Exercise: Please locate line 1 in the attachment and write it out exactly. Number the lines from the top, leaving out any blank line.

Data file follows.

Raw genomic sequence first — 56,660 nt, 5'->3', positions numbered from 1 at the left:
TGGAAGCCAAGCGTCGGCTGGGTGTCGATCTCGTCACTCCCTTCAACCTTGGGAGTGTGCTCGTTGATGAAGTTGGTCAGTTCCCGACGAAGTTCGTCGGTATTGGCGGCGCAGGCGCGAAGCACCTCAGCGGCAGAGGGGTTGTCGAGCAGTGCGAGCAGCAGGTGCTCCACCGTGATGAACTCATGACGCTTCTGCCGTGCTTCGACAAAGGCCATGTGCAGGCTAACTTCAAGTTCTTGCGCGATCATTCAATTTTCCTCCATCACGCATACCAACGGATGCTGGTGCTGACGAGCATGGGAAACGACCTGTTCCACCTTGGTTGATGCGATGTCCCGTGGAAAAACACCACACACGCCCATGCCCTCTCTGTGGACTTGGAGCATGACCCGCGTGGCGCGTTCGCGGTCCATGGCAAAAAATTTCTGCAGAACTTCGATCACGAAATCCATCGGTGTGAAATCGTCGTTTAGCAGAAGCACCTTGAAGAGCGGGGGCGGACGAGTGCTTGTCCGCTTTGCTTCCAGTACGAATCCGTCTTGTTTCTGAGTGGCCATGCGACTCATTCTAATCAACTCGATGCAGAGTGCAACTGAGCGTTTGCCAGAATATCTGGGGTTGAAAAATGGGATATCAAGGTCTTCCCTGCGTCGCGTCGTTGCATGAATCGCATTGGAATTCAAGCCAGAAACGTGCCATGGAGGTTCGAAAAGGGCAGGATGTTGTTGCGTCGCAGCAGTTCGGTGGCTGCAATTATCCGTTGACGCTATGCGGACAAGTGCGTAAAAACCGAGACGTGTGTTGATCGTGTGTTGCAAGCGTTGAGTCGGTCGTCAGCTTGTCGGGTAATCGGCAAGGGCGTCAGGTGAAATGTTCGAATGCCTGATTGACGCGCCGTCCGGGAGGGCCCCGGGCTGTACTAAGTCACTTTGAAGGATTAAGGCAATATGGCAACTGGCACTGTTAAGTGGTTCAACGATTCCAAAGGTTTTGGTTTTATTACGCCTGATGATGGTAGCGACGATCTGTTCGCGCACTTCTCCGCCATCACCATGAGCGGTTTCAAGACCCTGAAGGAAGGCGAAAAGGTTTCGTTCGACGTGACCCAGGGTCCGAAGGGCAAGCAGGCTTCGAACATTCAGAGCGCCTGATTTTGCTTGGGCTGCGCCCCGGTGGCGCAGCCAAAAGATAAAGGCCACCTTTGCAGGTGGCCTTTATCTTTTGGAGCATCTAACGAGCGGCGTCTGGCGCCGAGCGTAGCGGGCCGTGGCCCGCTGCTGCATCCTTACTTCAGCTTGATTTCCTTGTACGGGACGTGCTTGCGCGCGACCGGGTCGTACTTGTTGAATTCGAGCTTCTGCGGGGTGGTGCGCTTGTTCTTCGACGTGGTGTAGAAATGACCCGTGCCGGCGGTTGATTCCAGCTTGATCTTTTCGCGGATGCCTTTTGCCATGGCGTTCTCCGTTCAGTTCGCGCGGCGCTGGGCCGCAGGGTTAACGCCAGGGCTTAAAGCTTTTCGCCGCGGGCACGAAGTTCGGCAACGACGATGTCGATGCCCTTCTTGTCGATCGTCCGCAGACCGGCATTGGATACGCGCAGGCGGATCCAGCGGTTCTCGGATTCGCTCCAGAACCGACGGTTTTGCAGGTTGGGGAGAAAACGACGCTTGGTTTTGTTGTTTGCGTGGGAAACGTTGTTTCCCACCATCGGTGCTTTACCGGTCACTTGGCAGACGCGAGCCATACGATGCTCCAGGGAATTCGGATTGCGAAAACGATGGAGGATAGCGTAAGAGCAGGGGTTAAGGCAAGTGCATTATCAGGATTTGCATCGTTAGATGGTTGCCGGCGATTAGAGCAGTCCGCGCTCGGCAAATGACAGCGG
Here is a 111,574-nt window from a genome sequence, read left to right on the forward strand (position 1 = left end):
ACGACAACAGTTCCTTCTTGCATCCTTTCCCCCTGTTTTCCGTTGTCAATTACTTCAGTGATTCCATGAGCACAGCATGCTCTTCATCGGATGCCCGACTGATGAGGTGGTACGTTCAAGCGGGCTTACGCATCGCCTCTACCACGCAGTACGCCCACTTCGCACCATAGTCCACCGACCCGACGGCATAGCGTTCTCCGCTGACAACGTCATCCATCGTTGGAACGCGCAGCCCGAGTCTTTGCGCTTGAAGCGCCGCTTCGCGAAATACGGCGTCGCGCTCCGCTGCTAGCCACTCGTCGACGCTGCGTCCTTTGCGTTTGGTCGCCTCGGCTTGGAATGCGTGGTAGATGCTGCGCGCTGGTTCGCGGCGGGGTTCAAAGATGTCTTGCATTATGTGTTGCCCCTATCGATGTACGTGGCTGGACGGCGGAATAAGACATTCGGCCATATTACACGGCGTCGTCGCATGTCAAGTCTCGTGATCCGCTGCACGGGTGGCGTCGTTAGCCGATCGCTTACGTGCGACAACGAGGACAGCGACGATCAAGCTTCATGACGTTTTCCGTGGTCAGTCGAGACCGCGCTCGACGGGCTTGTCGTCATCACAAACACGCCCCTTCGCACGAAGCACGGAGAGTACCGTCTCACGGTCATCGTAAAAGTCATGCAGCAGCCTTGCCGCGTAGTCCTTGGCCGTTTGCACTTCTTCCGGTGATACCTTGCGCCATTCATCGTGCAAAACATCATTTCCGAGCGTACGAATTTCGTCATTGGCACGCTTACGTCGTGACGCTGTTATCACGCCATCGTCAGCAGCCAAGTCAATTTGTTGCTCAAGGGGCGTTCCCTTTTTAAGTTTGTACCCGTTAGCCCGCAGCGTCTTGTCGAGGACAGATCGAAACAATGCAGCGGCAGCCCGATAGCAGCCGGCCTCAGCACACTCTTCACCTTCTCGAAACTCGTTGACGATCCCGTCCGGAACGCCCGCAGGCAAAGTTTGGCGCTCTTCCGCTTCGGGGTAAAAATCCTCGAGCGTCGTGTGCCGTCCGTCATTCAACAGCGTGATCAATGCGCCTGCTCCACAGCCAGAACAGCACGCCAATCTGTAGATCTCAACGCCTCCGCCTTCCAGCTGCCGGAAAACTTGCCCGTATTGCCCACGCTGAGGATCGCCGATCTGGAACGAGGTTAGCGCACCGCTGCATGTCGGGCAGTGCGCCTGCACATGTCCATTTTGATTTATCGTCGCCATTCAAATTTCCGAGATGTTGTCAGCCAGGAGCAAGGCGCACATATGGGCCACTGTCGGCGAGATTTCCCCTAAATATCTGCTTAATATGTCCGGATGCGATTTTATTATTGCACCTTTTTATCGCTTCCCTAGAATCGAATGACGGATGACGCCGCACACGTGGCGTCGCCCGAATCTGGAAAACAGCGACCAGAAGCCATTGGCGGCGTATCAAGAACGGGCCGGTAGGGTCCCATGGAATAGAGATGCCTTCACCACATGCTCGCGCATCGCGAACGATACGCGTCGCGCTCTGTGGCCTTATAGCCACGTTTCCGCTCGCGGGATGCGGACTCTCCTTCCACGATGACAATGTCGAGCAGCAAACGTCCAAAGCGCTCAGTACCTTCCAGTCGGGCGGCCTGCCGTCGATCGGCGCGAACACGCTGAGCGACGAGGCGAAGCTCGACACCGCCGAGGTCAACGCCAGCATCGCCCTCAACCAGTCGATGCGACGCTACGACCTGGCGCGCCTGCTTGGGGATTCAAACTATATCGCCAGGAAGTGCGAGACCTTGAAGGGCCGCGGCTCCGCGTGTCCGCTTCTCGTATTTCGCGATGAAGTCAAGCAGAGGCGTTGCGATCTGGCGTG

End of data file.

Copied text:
Raw genomic sequence first — 56,660 nt, 5'->3', positions numbered from 1 at the left: